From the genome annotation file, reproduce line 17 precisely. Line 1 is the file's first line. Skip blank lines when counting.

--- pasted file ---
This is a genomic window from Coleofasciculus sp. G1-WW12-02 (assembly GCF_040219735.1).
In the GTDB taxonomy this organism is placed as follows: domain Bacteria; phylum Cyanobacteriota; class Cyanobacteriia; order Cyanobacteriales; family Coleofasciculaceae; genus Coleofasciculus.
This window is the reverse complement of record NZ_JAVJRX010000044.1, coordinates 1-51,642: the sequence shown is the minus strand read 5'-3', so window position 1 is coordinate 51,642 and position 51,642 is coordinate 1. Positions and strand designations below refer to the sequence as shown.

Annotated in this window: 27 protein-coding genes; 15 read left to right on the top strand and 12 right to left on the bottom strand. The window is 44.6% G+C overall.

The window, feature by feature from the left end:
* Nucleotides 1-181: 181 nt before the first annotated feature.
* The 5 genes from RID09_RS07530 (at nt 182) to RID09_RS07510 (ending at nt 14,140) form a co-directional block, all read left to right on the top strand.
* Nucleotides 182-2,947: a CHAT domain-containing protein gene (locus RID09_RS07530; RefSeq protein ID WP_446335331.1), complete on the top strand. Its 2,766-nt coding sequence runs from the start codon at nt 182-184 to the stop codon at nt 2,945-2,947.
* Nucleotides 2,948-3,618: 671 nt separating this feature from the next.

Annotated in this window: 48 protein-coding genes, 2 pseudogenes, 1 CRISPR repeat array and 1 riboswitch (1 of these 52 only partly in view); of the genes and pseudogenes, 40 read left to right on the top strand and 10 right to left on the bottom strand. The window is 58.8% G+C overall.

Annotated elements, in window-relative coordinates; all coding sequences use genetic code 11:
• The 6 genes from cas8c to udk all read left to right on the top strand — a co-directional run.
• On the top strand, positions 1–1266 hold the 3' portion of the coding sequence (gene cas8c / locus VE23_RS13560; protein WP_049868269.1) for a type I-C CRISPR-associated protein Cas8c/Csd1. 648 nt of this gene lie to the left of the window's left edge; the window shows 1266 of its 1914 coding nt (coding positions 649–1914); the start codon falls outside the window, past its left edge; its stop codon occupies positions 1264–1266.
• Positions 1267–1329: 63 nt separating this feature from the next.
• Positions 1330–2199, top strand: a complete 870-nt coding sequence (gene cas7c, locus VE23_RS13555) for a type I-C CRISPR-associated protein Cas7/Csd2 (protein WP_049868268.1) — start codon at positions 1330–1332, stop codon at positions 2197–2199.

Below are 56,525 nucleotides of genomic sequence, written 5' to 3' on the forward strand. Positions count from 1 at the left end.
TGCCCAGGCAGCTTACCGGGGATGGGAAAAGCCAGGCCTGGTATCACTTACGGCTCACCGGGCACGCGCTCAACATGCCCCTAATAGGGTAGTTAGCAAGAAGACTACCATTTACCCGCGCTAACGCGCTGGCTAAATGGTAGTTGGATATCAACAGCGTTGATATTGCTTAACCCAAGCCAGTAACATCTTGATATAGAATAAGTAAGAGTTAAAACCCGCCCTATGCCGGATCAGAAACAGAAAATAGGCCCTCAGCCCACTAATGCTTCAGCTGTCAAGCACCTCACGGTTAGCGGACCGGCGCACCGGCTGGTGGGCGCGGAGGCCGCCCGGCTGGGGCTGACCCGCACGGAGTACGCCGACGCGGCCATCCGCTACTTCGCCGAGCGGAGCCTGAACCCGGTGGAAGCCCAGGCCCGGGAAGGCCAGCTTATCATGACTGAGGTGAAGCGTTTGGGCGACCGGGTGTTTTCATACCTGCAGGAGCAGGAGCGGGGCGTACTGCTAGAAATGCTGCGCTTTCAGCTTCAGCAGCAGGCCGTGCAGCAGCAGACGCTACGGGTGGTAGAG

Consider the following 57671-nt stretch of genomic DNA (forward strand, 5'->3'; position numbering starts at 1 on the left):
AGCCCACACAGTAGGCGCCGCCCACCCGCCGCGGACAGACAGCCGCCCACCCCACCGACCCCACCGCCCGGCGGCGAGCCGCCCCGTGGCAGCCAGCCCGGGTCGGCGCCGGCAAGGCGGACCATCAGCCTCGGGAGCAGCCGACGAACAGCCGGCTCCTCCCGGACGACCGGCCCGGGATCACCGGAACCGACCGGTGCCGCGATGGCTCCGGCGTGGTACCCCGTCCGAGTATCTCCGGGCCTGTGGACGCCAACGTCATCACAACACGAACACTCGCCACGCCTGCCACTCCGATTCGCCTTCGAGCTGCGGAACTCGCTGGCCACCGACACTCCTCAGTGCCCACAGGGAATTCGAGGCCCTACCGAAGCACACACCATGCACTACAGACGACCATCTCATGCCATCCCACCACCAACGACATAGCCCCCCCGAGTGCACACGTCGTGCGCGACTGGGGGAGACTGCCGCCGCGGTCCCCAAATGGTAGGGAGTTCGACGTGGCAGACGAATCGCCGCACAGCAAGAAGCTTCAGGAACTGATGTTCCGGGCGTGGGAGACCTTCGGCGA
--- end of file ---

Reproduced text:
TGCCCAGGCAGCTTACCGGGGATGGGAAAAGCCAGGCCTGGTATCACTTACGGCTCACCGGGCACGCGCTCAACATGCCCCTAATAGGGTAGTTAGCAAGAAGACTACCATTTACCCGCGCTAACGCGCTGGCTAAATGGTAGTTGGATATCAACAGCGTTGATATTGCTTAACCCAAGCCAGTAACATCTTGATATAGAATAAGTAAGAGTTAAAACCCGCCCTATGCCGGATCAGAAACAGAAAATAGGCCCTCAGCCCACTAATGCTTCAGCTGTCAAGCACCTCACGGTTAGCGGACCGGCGCACCGGCTGGTGGGCGCGGAGGCCGCCCGGCTGGGGCTGACCCGCACGGAGTACGCCGACGCGGCCATCCGCTACTTCGCCGAGCGGAGCCTGAACCCGGTGGAAGCCCAGGCCCGGGAAGGCCAGCTTATCATGACTGAGGTGAAGCGTTTGGGCGACCGGGTGTTTTCATACCTGCAGGAGCAGGAGCGGGGCGTACTGCTAGAAATGCTGCGCTTTCAGCTTCAGCAGCAGGCCGTGCAGCAGCAGACGCTACGGGTGGTAGAG